When we take these together, the type of fire extinguisher that is best-suited for a car is one that has a Fire Class rating of A, B, and C.
Q: What are the Factors to Consider When Choosing a Car Fire Extinguisher?
A: Picking the right fire extinguisher for your car can be tricky since the market is essentially flooded with a lot of competing brands some of which clearly don’t belong. To help you identify which among these products is perfect for your car, here are some factors you need to consider.
If you have a large truck or SUV then you can go for a fire extinguisher that is larger than most. However, for standard sedans or even compact cars, you need to consider the space upon which you are going to place the fire extinguisher in. Remember, it should be located in an area that is readily accessible in case of fire.
The idea is to get a car fire extinguisher that is commensurate to the size and dimensions of your car. As a rule, car fire extinguishers should never weigh more than 5 pounds with the preferred weight as 2 pounds.
- Durable construction
This is related to the materials used in the construction of the tank. Some would go for steel while others will go for aluminum. Steel is definitely more durable than aluminum, but you’d have to pay for the weight. Aluminum may not be as sturdy as steel but it sure is perfect for corrosion resistance and featherweight characteristics.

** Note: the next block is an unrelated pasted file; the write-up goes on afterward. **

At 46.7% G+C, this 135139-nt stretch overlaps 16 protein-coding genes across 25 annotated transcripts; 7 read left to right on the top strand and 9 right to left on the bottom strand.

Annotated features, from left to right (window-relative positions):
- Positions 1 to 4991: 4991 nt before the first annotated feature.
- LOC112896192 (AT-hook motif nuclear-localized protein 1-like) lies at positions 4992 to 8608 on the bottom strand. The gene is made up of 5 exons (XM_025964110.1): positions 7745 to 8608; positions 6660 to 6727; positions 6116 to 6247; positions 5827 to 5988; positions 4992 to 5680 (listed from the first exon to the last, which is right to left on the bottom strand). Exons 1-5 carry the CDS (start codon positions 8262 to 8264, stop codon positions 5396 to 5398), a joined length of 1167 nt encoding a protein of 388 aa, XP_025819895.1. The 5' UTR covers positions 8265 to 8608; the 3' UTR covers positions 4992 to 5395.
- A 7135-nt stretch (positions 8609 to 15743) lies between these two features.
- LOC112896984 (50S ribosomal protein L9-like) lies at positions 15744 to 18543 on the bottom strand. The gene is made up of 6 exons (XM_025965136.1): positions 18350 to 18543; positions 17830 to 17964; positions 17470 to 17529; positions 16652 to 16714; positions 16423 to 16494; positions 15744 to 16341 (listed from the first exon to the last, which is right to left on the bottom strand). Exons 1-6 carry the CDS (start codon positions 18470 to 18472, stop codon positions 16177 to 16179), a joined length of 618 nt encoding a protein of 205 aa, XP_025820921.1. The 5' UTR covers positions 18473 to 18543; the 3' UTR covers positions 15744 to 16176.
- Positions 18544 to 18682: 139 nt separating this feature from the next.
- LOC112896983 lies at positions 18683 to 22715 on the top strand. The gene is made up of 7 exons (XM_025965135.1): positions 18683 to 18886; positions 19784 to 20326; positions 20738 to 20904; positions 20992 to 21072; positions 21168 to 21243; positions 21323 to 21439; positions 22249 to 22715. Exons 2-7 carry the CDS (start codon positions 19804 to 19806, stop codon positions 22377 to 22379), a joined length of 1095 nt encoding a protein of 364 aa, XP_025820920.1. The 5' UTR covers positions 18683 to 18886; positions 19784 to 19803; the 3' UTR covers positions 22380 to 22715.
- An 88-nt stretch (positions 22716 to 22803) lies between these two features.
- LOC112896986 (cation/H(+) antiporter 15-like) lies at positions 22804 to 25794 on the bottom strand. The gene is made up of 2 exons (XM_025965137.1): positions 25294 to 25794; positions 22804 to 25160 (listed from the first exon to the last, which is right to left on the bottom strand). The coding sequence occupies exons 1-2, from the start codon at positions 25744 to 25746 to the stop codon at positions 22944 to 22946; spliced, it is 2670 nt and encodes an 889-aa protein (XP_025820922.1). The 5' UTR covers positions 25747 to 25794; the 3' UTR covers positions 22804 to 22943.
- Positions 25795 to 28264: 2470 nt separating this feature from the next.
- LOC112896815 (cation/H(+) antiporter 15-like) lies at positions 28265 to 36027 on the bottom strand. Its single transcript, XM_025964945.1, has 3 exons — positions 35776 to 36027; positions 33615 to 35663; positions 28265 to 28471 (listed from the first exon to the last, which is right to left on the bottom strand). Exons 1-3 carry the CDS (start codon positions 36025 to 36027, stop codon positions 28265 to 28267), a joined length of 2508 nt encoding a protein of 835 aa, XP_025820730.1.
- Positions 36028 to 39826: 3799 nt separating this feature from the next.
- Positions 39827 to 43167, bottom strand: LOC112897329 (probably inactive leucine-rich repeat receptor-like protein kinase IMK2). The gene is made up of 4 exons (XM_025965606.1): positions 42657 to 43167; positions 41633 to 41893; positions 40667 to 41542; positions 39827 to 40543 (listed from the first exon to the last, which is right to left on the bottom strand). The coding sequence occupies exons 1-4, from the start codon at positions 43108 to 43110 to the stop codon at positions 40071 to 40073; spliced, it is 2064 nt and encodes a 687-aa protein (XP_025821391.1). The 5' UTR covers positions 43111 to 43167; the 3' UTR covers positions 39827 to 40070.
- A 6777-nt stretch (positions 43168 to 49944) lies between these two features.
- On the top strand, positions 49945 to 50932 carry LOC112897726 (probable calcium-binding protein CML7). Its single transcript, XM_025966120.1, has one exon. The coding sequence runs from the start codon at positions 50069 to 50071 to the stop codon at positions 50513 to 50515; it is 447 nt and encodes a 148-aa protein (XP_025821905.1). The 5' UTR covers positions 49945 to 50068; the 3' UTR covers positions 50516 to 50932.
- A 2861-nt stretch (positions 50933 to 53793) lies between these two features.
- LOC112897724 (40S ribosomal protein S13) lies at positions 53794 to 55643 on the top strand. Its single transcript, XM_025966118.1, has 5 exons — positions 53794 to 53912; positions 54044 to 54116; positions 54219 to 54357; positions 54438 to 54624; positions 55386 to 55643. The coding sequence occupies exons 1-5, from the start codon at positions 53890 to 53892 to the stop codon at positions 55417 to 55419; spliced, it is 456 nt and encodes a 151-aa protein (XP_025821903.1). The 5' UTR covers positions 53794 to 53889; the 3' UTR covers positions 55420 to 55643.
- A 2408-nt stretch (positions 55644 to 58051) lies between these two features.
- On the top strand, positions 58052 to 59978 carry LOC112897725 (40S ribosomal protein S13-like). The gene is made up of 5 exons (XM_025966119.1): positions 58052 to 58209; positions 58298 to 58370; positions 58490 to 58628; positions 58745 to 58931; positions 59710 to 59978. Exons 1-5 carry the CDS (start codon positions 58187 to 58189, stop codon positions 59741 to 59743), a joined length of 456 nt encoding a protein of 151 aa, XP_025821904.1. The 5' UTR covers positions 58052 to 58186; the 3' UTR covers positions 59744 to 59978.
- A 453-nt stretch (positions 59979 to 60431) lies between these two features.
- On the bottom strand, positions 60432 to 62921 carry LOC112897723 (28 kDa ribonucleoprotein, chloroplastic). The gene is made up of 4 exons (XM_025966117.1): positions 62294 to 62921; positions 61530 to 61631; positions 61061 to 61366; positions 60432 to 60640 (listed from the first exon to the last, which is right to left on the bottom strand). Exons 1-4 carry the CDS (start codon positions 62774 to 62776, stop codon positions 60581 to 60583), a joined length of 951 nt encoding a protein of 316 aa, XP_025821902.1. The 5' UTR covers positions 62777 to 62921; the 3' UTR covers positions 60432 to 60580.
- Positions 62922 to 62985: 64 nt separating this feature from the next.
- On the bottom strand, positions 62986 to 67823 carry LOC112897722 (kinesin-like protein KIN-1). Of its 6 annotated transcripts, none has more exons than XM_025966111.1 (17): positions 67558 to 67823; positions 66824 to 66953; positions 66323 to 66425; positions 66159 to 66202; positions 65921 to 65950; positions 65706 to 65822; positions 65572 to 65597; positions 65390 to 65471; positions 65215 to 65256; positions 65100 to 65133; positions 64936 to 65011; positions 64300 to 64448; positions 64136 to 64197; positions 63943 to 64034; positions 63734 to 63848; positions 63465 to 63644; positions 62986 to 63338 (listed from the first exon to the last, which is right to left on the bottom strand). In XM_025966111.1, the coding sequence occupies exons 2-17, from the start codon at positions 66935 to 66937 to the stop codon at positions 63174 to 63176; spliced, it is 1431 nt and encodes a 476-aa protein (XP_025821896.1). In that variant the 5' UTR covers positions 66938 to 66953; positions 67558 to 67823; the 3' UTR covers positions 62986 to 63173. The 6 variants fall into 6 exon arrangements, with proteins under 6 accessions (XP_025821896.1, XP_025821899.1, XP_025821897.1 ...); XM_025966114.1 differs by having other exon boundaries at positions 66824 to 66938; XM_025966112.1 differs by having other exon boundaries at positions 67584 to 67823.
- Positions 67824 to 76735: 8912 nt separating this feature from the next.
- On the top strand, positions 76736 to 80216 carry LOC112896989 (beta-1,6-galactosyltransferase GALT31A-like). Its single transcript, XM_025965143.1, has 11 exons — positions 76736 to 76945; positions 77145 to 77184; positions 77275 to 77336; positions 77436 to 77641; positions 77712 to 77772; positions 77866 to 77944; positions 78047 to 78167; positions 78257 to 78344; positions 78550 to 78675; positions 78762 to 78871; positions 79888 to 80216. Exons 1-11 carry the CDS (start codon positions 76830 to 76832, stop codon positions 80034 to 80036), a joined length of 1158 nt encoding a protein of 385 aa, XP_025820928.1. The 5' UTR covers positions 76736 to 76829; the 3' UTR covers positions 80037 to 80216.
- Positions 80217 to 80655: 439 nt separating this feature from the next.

- Refillable and serviceable
Your best bet is to get a fire extinguisher that can be easily refilled and serviced. While these are usually more expensive than disposable fire extinguishers, they will pay for themselves in the long run.
- Controlled discharge
The trigger mechanism should be soundly built that it won’t fail you when you need it most.
- Fire Class rating
Go for fire extinguishers with a Fire Class rating of A, B, and C.
A 5-year warranty is always better than one with 12 months. Still, a 3-month warranty is still better than having none at all.
All machines, including modern cars, are composed of electrical, chemical, and mechanical components that can have problems any time. Add to this the proximity of electrical wiring systems to sources of combustible fuel and an engine that generates heat and you’ve got all the elements necessary to start a fire. With these 5 best fire extinguishers for cars, however, you’d be more than ready to put out such fires, limit damage, and save lives.